SEATTLE — Jay Inslee and Rob McKenna clashed Thursday night over same-sex marriage, Medicaid and the best way to get more money to the state’s public schools.
Each accused the other of ignoring the “will of the voters” when it was convenient. Each claimed the ability to forge bipartisan consensus while contending the other was tainted by their recent government service.
But neither broke new ground in a televised gubernatorial debate in Seattle sponsored by most of the city’s television stations.
Inslee, a former Democratic congressman, continued to call a possible property tax shift to rearrange funding for public schools a gimmick. Legislative budget leaders of both parties have suggested the state assume more of the property taxes now collected by school districts.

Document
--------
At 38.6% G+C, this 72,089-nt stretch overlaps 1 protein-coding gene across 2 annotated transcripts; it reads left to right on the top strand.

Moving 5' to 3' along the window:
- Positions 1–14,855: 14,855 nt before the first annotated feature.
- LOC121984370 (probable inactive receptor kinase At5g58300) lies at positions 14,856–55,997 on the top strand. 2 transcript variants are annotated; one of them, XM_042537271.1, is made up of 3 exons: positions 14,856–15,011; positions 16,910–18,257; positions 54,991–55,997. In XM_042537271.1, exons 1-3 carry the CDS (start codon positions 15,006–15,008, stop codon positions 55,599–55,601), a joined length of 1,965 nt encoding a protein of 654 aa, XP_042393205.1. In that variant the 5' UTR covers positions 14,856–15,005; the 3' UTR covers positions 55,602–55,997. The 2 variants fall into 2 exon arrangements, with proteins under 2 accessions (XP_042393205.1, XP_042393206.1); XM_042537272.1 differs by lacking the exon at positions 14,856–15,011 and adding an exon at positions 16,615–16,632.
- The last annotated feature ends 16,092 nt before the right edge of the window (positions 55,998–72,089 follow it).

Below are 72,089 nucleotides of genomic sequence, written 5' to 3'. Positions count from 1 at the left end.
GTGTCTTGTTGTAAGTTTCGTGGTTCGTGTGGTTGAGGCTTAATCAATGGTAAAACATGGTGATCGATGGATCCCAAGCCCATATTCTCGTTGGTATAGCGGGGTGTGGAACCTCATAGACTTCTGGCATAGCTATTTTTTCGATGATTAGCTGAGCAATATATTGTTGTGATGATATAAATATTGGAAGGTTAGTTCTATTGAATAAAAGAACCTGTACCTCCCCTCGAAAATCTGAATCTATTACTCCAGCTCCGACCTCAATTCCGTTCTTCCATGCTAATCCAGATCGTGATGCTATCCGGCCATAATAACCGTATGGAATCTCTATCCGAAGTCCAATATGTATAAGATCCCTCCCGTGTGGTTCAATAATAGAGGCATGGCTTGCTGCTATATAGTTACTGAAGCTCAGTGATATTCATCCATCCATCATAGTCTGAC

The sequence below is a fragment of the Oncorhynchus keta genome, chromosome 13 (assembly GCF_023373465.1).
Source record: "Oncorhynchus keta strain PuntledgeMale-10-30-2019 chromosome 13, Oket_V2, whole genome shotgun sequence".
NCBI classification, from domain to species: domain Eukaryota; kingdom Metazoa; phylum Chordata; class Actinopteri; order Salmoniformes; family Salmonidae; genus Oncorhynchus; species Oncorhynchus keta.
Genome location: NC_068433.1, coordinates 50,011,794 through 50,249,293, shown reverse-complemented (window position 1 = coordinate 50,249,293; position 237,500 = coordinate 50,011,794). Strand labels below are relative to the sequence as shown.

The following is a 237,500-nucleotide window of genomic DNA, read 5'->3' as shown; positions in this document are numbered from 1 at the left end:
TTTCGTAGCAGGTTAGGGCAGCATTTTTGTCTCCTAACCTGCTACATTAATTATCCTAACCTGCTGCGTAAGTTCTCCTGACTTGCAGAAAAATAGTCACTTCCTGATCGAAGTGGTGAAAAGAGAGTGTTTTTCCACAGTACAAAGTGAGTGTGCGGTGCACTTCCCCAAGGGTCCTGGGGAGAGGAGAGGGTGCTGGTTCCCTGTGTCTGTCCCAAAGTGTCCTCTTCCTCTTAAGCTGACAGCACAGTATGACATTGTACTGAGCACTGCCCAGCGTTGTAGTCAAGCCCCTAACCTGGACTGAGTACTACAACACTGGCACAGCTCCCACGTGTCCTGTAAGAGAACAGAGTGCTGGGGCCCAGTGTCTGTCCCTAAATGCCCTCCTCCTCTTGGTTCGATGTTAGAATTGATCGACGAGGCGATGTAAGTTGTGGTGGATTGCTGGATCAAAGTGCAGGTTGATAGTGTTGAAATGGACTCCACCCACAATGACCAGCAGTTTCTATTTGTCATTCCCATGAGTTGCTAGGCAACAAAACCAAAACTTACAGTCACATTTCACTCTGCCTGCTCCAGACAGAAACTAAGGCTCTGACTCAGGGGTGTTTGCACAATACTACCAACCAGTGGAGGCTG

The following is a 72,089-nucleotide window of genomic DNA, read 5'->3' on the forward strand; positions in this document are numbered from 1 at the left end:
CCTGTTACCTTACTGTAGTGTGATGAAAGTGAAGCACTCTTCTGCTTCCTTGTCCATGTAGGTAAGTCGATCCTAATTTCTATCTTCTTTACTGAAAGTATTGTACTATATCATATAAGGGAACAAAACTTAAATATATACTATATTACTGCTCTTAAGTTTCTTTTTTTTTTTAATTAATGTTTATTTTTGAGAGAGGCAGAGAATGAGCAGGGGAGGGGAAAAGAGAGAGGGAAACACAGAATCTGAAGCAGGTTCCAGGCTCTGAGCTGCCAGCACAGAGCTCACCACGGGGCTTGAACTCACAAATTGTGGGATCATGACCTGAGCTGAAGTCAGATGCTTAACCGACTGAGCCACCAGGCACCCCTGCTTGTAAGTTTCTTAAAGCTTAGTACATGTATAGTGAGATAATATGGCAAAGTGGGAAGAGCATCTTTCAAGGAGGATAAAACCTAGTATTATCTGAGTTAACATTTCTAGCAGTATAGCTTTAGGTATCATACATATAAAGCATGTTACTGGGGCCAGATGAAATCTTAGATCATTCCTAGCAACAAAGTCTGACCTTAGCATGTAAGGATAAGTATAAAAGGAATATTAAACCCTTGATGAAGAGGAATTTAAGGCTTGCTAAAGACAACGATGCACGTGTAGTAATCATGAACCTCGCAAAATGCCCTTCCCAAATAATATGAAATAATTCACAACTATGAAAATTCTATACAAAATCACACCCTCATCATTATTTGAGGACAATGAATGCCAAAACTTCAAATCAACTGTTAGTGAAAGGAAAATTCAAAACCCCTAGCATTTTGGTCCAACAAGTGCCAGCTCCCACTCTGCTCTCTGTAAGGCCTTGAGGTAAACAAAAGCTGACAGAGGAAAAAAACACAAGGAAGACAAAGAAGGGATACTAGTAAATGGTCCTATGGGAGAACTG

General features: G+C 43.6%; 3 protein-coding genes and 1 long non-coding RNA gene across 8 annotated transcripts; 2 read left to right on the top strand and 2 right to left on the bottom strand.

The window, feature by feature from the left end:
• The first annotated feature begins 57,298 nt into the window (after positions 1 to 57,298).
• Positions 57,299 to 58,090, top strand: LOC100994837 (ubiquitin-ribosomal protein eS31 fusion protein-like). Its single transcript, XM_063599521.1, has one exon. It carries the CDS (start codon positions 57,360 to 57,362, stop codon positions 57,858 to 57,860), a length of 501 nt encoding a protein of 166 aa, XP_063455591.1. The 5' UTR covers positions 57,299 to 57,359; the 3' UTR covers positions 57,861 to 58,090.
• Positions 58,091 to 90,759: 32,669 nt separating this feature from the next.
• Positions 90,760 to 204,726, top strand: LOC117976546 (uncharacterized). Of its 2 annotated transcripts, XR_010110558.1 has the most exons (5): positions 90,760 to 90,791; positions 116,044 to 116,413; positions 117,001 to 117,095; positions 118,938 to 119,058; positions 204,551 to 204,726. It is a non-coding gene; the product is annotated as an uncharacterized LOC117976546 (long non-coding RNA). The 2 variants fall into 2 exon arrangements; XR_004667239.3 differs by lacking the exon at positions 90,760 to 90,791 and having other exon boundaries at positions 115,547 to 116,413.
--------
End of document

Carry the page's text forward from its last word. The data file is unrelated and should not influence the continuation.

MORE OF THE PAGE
“It’s a classic maneuver by politicians in Olympia,” Inslee said.
Unlike McKenna, he hasn’t been in Olympia the past seven years, he added.
“The reason he hasn’t been in Olympia the last seven years is because he’s been in Washington, D.C., the last 15 years,” McKenna shot back, adding Inslee could bring the national level of gridlock and partisanship to the state capital. While McKenna has worked with members of both parties to pass key legislation during his two terms as attorney general, he said, Inslee has a reputation for strong partisanship on his legislation.
Not always, Inslee countered, noting he worked with a Kansas Republican in the fight to help Boeing get into a position to win an Air Force contract to build the next generation of refueling tankers.